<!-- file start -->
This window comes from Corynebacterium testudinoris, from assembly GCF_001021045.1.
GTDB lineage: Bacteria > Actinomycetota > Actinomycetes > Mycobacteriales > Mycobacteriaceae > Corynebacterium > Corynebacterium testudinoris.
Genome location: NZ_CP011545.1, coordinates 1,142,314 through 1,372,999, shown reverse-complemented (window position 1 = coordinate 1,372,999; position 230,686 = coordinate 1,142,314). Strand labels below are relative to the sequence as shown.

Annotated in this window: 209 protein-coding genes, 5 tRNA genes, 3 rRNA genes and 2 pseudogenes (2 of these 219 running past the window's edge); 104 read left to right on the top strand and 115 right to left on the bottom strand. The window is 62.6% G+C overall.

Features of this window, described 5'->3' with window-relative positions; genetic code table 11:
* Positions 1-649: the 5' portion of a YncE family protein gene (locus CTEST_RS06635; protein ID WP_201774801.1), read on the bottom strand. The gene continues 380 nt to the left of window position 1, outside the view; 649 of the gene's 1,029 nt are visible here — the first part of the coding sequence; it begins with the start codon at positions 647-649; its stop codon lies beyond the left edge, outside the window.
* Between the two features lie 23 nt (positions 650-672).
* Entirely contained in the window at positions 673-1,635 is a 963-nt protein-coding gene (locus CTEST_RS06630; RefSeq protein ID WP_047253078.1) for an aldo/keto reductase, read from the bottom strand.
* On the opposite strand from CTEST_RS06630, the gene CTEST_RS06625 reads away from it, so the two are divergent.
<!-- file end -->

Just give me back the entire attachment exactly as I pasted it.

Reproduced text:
This window comes from Corynebacterium testudinoris, from assembly GCF_001021045.1.
GTDB lineage: Bacteria > Actinomycetota > Actinomycetes > Mycobacteriales > Mycobacteriaceae > Corynebacterium > Corynebacterium testudinoris.
Genome location: NZ_CP011545.1, coordinates 1,142,314 through 1,372,999, shown reverse-complemented (window position 1 = coordinate 1,372,999; position 230,686 = coordinate 1,142,314). Strand labels below are relative to the sequence as shown.

Annotated in this window: 209 protein-coding genes, 5 tRNA genes, 3 rRNA genes and 2 pseudogenes (2 of these 219 running past the window's edge); 104 read left to right on the top strand and 115 right to left on the bottom strand. The window is 62.6% G+C overall.

Features of this window, described 5'->3' with window-relative positions; genetic code table 11:
* Positions 1-649: the 5' portion of a YncE family protein gene (locus CTEST_RS06635; protein ID WP_201774801.1), read on the bottom strand. The gene continues 380 nt to the left of window position 1, outside the view; 649 of the gene's 1,029 nt are visible here — the first part of the coding sequence; it begins with the start codon at positions 647-649; its stop codon lies beyond the left edge, outside the window.
* Between the two features lie 23 nt (positions 650-672).
* Entirely contained in the window at positions 673-1,635 is a 963-nt protein-coding gene (locus CTEST_RS06630; RefSeq protein ID WP_047253078.1) for an aldo/keto reductase, read from the bottom strand.
* On the opposite strand from CTEST_RS06630, the gene CTEST_RS06625 reads away from it, so the two are divergent.